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Vaughan at Miles

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Adrienne Vaughan at Anna Miles. On main wall: Untitled Drawings, 2015-2016, each 145 x 208 mm unframed. Adrienne Vaughan, Chaff, 2016, oil on canvas, 255 x 300 mm Adrienne Vaughan, Gneiss, 2016, oil on canvas, 255 x 300 mm Adrienne Vaughan at Anna Miles Adrienne Vaughan, Hing, 2016, oil on canvas, 300 x 255 mm Adrienne Vaughan at Anna Miles Adrienne Vaughan, Morasses, 2016, oil on canvas, 255 x 300 mm Adrienne Vaughan, Oliga, 2016, oil on canvas, 300 x 255 mm Adrienne Vaughan, Gneiss, 2016, oil on canvas, 255 x 300 mm Adrienne Vaughan, Ringer, 2016, oil on canvas, 255 x 300 mm

The patterned, spatially closest, rhythmic configurations are often dry brushed, making the decorative marks soft and slightly fluffy. These are placed on top of thin underpainting which - with further vague forms often peeking through from below - is positioned to enclose arabesque edged, asymmetrical shieldlike forms.

Auckland

 

Solo show
Adrienne Vaughan

 

11 September - 7 October 2016

Last year, when I looked at Adrianne Vaughan‘s paintings in the AAG survey Necessary Distraction, like many of the contributors, her display there didn’t win me over. One of the reasons (in her case) was the relationship between the patterned geometrical forms and the size of the stretchers: the rhythms seemed stretched too thinly over the works’ surfaces. The works on paper on the other hand were lost in a gridded configuration on the wall when they should have been framed and presented in isolation - as Vaughan’s contribution to Simon McIntyre’s St. Paul St Three ‘painting round up’ later revealed.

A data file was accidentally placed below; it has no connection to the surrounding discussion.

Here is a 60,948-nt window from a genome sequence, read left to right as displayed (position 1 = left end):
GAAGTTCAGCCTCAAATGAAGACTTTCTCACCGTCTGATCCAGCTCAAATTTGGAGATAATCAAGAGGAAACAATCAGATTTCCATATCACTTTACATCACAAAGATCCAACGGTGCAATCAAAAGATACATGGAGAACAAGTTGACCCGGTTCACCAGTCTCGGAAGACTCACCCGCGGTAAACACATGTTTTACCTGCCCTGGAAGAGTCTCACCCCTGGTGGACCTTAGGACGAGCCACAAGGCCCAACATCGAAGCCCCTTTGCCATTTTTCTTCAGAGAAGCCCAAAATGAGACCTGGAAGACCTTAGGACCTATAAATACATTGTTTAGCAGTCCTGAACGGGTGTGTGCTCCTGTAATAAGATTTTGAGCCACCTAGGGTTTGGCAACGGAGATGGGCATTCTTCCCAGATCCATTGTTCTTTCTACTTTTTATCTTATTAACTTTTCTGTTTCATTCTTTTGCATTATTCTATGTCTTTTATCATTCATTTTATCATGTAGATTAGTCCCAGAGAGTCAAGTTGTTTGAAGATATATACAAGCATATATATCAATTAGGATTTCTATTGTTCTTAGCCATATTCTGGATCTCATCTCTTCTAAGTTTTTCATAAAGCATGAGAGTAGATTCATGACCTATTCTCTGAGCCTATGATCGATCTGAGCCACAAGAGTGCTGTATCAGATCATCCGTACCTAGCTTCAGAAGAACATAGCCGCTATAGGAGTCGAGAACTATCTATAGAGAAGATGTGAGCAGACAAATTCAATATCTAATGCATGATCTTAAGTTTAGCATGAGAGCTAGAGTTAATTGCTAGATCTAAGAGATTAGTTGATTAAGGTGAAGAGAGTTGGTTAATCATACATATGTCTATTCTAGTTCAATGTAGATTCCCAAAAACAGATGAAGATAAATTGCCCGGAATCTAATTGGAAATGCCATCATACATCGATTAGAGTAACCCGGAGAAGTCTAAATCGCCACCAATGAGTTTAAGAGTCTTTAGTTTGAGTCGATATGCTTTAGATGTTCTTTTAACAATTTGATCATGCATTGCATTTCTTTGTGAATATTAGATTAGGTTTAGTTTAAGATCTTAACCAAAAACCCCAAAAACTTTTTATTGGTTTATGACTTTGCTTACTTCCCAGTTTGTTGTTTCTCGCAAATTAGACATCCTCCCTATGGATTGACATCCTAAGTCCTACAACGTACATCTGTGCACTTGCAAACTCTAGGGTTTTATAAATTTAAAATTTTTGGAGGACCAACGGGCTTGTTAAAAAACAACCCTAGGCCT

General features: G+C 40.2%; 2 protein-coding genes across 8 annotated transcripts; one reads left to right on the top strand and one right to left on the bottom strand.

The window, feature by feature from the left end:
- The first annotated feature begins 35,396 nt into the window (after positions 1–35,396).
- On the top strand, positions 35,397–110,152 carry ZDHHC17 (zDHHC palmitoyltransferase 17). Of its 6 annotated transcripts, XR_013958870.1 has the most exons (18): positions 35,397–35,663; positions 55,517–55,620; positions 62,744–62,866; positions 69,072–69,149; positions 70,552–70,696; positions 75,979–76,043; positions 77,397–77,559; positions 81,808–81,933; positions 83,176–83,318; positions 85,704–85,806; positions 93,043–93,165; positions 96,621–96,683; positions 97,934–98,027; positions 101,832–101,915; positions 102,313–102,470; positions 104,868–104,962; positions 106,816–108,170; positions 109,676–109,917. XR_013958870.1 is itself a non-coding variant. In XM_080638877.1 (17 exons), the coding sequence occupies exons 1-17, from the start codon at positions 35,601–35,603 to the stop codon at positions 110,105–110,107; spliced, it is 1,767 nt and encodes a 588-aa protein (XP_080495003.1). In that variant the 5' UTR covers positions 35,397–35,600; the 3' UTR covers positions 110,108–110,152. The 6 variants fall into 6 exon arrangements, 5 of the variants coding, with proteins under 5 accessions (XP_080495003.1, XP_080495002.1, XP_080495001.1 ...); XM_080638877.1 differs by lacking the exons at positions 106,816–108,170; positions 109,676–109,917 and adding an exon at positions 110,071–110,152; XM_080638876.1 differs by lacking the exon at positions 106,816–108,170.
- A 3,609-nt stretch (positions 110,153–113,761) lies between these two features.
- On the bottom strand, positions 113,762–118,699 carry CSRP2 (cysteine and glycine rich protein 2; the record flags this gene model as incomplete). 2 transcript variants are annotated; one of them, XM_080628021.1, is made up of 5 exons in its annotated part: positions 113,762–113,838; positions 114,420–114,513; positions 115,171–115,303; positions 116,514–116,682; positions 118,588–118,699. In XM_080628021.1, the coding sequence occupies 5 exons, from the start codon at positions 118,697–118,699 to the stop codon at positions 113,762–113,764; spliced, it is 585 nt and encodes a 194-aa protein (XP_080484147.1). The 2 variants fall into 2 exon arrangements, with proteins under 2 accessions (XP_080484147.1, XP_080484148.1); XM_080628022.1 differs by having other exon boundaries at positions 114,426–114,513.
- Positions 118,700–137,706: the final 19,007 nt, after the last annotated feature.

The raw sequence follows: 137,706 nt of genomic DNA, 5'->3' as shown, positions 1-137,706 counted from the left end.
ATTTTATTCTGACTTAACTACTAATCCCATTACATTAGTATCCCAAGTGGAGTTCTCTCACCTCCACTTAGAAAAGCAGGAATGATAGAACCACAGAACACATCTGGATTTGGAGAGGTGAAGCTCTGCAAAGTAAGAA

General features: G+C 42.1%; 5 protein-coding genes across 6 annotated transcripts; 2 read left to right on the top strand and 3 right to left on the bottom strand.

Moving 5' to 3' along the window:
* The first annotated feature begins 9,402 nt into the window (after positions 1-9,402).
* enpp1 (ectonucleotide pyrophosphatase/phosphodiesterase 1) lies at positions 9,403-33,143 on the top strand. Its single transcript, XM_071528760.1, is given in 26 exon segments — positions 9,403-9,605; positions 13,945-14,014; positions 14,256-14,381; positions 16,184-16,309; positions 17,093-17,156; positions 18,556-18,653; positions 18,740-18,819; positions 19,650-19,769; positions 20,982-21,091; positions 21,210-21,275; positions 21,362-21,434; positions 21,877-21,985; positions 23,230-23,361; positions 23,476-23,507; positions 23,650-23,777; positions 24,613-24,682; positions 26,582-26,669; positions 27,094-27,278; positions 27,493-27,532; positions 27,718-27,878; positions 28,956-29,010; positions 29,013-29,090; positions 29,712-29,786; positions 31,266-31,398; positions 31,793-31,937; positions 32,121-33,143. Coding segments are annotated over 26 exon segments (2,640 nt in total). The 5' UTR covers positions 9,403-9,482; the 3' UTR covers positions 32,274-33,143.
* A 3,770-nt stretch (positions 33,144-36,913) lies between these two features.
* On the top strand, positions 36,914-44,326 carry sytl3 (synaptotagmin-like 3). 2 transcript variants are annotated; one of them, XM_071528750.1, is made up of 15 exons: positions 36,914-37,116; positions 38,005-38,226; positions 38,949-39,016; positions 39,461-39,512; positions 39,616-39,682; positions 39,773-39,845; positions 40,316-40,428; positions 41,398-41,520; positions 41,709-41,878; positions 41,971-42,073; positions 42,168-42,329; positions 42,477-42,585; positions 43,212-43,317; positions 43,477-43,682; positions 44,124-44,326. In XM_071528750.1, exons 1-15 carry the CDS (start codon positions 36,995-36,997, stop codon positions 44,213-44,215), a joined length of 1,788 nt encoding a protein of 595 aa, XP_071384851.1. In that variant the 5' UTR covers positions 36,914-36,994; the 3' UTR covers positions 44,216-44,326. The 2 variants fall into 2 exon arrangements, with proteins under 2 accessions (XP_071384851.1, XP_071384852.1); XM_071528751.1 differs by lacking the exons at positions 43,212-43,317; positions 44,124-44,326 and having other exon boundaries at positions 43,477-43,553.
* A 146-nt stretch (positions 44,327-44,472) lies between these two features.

This new show at Anna Miles is a confirmation of the above, for now the problems seem sorted. The stretchers are small and have an appropriate compactness with their ‘half patterns’ which as backgrounds suggest, without moving into full swing. The earlier harshness is gone; the blurry forms now gently nudge instead of shoulder-charge. They are very intimate and inventive: not at all formulaic.

The patterned, spatially closest, rhythmic configurations are often dry brushed, making the decorative marks soft and slightly fluffy. These are placed on top of thin underpainting which - with further vague forms often peeking through from below - is positioned to enclose arabesque edged, asymmetrical shieldlike forms often containing polygons.

Vaughan in her explorations seems inspired by a wide range of painters, from Howard Hodgkin to Milton Avery, delighting in the materiality of thin paint, and speculating on further possibilities in its handling, and making works that are unusually intimate and sensitive. These surprisingly complex works get carried along by the organic membranous of the forms, the vague porosity of their edges: an all-pervading smudgy diaphanousness mixed with ornamentation.

John Hurrell

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